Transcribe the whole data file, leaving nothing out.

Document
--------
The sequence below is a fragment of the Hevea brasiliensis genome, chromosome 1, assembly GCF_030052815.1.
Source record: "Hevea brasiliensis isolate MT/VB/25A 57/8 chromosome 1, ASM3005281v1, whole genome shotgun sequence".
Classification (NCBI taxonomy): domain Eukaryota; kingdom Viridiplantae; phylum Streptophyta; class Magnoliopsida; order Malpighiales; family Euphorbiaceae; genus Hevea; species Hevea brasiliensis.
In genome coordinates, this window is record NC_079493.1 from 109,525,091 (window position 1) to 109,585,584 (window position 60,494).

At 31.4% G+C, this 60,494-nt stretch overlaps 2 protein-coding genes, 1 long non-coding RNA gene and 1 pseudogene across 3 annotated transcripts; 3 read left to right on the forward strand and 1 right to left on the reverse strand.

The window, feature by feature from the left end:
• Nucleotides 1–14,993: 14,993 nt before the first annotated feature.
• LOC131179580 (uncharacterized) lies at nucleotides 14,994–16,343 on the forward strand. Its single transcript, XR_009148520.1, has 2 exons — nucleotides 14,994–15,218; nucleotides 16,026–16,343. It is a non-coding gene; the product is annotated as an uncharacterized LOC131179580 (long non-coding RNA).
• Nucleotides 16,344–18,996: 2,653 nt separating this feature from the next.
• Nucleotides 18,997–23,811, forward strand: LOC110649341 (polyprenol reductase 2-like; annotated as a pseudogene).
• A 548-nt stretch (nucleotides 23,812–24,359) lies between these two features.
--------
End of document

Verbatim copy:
The sequence below is a fragment of the Hevea brasiliensis genome, chromosome 1, assembly GCF_030052815.1.
Source record: "Hevea brasiliensis isolate MT/VB/25A 57/8 chromosome 1, ASM3005281v1, whole genome shotgun sequence".
Classification (NCBI taxonomy): domain Eukaryota; kingdom Viridiplantae; phylum Streptophyta; class Magnoliopsida; order Malpighiales; family Euphorbiaceae; genus Hevea; species Hevea brasiliensis.
In genome coordinates, this window is record NC_079493.1 from 109,525,091 (window position 1) to 109,585,584 (window position 60,494).

At 31.4% G+C, this 60,494-nt stretch overlaps 2 protein-coding genes, 1 long non-coding RNA gene and 1 pseudogene across 3 annotated transcripts; 3 read left to right on the forward strand and 1 right to left on the reverse strand.

The window, feature by feature from the left end:
• Nucleotides 1–14,993: 14,993 nt before the first annotated feature.
• LOC131179580 (uncharacterized) lies at nucleotides 14,994–16,343 on the forward strand. Its single transcript, XR_009148520.1, has 2 exons — nucleotides 14,994–15,218; nucleotides 16,026–16,343. It is a non-coding gene; the product is annotated as an uncharacterized LOC131179580 (long non-coding RNA).
• Nucleotides 16,344–18,996: 2,653 nt separating this feature from the next.
• Nucleotides 18,997–23,811, forward strand: LOC110649341 (polyprenol reductase 2-like; annotated as a pseudogene).
• A 548-nt stretch (nucleotides 23,812–24,359) lies between these two features.